As the early attacking impulses faded, both team started to settle into their proscribed tactical behaviour and approaches. It’s not a secret that no matter the formation, Liverpool create many chances through the midfielders but still lack clear and cohesive attacking patterns when it comes to taking full advantage down the flanks. So Mackay had well prepared his team for either one of Liverpool’s supposed formations. That was clearly the idea behind Cardiff’s narrow midfield. It was the perfect win-win situation for Mackay and his team. If Liverpool had used the 4-1-2-3, which in recent months they have done more often than the 4-4-2 variants, Cardiff’s narrow midfield would have ensured the team’s central midfield would be flooded and the link between the midfield trio and the front trio easily cut off. This could have forced either the front trio to drop deeper to collect the ball (making the job of Cardiff’s deep-lying back four that much easier), or the fullbacks to push forward that much more often, as a result leaving space behind them for potential quick-breaks down the channels or between the lines, as Cardiff’s narrow midfield could have ensured enough bodies in both zones.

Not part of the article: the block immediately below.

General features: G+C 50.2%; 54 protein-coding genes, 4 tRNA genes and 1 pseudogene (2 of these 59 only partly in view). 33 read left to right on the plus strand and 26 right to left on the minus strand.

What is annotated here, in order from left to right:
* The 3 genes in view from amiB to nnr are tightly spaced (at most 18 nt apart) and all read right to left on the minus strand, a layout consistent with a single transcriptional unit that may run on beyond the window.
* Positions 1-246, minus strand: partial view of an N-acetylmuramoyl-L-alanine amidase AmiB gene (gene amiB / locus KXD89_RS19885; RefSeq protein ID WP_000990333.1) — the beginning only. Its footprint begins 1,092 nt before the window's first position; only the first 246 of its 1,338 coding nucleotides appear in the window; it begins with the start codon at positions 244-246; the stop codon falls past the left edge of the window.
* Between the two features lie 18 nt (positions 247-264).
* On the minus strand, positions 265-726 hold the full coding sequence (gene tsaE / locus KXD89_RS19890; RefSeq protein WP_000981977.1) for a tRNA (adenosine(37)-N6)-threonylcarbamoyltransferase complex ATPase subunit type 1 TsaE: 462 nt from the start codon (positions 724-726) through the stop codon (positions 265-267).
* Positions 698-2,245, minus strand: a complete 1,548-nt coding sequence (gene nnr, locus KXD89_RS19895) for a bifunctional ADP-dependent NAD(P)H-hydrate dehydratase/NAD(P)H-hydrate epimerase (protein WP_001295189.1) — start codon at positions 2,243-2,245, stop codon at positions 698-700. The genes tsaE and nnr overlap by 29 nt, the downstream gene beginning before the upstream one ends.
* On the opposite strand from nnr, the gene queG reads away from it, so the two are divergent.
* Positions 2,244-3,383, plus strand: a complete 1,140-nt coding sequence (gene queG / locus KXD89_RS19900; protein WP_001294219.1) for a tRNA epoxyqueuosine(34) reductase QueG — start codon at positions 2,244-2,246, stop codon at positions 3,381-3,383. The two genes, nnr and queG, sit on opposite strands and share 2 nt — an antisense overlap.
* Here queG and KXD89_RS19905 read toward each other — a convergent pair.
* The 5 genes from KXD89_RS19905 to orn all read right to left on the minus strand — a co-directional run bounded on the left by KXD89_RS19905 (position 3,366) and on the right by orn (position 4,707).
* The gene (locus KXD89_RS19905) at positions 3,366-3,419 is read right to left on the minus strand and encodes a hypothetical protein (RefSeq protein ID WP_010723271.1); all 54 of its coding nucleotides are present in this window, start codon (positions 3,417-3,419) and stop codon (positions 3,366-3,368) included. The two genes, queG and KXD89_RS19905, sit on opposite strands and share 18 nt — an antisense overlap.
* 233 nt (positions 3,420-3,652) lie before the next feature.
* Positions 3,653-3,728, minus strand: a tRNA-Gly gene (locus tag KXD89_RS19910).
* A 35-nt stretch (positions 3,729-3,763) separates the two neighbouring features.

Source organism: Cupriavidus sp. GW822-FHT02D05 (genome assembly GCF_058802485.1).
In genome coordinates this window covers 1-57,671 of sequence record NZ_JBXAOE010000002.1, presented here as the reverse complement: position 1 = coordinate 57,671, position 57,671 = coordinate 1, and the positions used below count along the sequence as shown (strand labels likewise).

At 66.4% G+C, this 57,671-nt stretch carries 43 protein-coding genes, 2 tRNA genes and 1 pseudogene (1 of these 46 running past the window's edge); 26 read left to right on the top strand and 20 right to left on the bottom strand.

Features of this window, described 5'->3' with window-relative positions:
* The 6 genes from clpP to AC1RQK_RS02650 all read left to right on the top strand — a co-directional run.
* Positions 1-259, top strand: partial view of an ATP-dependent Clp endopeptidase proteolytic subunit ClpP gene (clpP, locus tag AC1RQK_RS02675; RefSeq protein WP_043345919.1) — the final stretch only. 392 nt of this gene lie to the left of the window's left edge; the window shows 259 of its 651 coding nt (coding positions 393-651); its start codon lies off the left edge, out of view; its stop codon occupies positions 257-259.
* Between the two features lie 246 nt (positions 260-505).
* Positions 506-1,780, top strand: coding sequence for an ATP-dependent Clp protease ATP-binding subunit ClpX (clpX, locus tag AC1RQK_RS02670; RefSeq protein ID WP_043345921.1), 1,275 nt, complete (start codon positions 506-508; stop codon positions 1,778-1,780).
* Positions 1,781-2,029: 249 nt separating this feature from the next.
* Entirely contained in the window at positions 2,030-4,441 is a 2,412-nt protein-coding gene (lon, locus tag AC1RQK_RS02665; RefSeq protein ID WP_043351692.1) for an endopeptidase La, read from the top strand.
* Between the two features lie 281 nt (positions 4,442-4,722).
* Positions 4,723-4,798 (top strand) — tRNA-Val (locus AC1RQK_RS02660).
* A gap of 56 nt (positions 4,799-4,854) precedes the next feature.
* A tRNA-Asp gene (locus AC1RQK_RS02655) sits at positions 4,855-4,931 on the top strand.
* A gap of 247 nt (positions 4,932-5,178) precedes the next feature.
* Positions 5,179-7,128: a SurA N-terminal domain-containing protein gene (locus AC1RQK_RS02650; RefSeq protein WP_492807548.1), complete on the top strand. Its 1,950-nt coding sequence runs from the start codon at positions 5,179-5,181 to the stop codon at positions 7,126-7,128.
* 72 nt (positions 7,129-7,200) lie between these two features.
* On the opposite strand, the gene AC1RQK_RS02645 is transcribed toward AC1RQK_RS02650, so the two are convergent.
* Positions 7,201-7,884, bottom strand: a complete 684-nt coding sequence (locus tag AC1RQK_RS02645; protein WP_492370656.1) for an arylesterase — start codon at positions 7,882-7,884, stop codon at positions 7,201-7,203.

But if Liverpool were going to start with a sort of 4-4-2 (as turned out to be the case), Cardiff’s narrow midfield was going to be tasked with pressing Liverpool’s midfield heavily, suffocating the midfielders for passing options, forcing them to use direct balls down the flanks (where Liverpool are not yet a clear threat, at least not in the way that they are through the centre) or just to hit the ball upfront, effectively bypassing the midfield area, playing into the hands of Cardiff’s centre-backs (who were clearly more comfortable with the aerial battles with Carroll than chasing shadows after Suarez) and defensive-oriented fullbacks.
Given the starting XI that Dalglish chose, it was clear he and his staff were unprepared (or at least fairly poorly prepared) for such a surprising tactical move by Mackay. But you can’t be prepared for all the potential decisions that the opposition’s manager might or might not take. So it was logical that Liverpool’s management prepared the team for the most obvious likely potential formation and tactics that the opposition had been using recently (TTT member and Cardiff supporter Joe Harrison verified on here that Cardiff have not been playing with a 4-4-2-type formation in the last half a year or so).
As I argued in my rough tactical preview on the site, given that Cardiff were most probably going to line up with either 4-1-2-3/4-1-4-1 or 4-2-3-1/4-4-1-1, both of Liverpool’s supposed formations and their nuances had strong tactical arguments in their favour; either starting with a lopsided 4-4-2 and defending with a 4-3-3; or starting with a sort of 4-3-3 (no matter the form of the midfield triangle – 1-2 or 2-1 shape) but attacking in a more 4-4-2ish overall shape.
The rest of this article – which explores the tactical battle and offers Mihail’s tactical conclusions- is for subscribers only